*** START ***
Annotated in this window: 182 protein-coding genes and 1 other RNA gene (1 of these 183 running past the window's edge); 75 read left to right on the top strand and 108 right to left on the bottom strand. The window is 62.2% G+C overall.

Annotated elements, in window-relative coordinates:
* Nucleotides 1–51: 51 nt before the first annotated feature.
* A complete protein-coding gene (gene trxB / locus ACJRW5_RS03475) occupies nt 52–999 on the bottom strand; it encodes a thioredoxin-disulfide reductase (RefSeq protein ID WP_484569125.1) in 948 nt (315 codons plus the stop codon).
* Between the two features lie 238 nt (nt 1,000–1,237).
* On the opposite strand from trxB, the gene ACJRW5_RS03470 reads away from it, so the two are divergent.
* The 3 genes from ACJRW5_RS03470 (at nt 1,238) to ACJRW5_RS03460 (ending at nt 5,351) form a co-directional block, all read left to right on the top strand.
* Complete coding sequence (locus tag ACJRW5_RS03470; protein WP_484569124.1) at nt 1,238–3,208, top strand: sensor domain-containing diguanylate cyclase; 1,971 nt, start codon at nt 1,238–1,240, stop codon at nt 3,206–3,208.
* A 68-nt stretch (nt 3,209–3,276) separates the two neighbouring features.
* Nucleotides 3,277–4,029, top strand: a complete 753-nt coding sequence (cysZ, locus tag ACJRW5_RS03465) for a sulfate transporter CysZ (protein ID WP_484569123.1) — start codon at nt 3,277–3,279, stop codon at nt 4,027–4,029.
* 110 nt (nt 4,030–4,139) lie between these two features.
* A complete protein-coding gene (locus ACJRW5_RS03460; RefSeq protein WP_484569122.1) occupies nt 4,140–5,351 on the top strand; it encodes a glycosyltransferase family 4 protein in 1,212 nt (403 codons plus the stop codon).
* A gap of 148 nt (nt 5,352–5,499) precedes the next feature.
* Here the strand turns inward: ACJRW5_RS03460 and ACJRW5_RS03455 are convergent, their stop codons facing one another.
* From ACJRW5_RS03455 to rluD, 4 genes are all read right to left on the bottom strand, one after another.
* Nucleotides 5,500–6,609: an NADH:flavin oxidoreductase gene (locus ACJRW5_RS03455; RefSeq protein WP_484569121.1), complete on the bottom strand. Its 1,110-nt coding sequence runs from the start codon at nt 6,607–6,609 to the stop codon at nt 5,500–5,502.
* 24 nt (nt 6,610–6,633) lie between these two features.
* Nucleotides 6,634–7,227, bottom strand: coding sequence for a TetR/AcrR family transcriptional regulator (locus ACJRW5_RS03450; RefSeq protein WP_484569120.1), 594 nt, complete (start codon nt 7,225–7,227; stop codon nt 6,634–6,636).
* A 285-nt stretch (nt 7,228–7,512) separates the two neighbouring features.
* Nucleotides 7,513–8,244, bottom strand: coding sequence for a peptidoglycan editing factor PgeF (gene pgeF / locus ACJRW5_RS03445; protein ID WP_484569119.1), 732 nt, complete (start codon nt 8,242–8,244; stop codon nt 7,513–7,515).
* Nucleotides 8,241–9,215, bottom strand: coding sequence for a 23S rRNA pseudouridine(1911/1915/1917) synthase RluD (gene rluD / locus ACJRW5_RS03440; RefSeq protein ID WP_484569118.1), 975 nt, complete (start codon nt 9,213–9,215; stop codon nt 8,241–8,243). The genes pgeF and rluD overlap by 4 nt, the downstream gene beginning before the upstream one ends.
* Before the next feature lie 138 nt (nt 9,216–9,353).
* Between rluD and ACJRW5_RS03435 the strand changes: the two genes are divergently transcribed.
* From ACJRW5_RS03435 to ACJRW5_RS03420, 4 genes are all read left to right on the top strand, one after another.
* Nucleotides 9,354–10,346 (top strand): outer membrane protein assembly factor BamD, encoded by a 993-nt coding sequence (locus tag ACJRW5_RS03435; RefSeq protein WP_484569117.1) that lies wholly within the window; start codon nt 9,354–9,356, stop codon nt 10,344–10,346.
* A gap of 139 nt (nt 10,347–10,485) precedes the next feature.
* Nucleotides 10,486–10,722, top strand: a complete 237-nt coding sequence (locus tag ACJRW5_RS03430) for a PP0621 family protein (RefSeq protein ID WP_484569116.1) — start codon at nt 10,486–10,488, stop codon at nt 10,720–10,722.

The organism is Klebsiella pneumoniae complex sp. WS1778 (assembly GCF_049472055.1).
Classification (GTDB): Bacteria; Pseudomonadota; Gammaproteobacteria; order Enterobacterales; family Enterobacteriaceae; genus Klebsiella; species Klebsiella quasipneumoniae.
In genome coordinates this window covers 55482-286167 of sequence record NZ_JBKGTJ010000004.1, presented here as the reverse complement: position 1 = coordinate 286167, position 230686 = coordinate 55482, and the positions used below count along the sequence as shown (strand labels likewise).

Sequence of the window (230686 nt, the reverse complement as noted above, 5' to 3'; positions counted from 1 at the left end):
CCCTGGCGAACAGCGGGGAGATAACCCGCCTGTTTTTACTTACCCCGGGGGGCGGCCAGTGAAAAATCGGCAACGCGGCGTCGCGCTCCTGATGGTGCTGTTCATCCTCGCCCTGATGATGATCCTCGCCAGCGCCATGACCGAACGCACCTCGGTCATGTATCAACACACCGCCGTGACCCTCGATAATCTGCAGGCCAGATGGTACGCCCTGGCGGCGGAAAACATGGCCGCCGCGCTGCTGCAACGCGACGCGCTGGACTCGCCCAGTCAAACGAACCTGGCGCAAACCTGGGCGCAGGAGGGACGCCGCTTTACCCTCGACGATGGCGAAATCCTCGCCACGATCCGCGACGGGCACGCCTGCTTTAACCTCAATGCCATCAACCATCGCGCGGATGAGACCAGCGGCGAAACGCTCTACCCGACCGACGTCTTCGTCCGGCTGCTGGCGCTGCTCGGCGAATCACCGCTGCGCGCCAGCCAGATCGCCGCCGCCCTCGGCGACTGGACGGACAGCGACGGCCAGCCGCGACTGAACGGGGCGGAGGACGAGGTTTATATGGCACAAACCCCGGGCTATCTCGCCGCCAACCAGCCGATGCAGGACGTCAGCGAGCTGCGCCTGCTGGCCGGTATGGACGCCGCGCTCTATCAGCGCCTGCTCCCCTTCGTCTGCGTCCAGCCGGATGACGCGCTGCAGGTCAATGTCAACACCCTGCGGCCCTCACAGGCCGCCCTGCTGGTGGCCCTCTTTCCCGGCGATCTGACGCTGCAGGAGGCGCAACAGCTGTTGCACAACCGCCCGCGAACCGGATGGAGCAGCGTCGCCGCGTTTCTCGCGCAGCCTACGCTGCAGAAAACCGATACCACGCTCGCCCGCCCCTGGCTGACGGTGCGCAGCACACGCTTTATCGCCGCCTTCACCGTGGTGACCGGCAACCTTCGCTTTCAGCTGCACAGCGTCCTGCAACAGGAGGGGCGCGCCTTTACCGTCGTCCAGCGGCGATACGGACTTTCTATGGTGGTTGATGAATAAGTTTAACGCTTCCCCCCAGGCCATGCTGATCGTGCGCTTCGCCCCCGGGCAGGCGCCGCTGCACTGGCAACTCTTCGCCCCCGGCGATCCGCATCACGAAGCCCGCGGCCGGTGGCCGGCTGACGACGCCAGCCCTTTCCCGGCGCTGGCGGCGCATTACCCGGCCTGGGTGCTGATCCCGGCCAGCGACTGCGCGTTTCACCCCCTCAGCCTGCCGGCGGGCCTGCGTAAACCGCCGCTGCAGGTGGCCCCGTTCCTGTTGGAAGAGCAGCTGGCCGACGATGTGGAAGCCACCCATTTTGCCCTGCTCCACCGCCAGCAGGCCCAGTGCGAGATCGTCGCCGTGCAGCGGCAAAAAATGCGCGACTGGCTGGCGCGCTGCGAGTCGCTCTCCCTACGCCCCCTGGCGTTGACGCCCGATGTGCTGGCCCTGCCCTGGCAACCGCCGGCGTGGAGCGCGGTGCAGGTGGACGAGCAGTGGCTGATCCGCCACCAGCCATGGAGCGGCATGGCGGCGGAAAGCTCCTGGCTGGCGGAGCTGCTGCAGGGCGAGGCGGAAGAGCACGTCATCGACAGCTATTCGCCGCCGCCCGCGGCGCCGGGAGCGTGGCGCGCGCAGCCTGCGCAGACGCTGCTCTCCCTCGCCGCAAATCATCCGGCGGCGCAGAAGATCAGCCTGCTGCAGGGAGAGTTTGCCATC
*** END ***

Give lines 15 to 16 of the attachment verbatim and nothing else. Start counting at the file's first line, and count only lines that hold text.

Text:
* From ACJRW5_RS03455 to rluD, 4 genes are all read right to left on the bottom strand, one after another.
* Nucleotides 5,500–6,609: an NADH:flavin oxidoreductase gene (locus ACJRW5_RS03455; RefSeq protein WP_484569121.1), complete on the bottom strand. Its 1,110-nt coding sequence runs from the start codon at nt 6,607–6,609 to the stop codon at nt 5,500–5,502.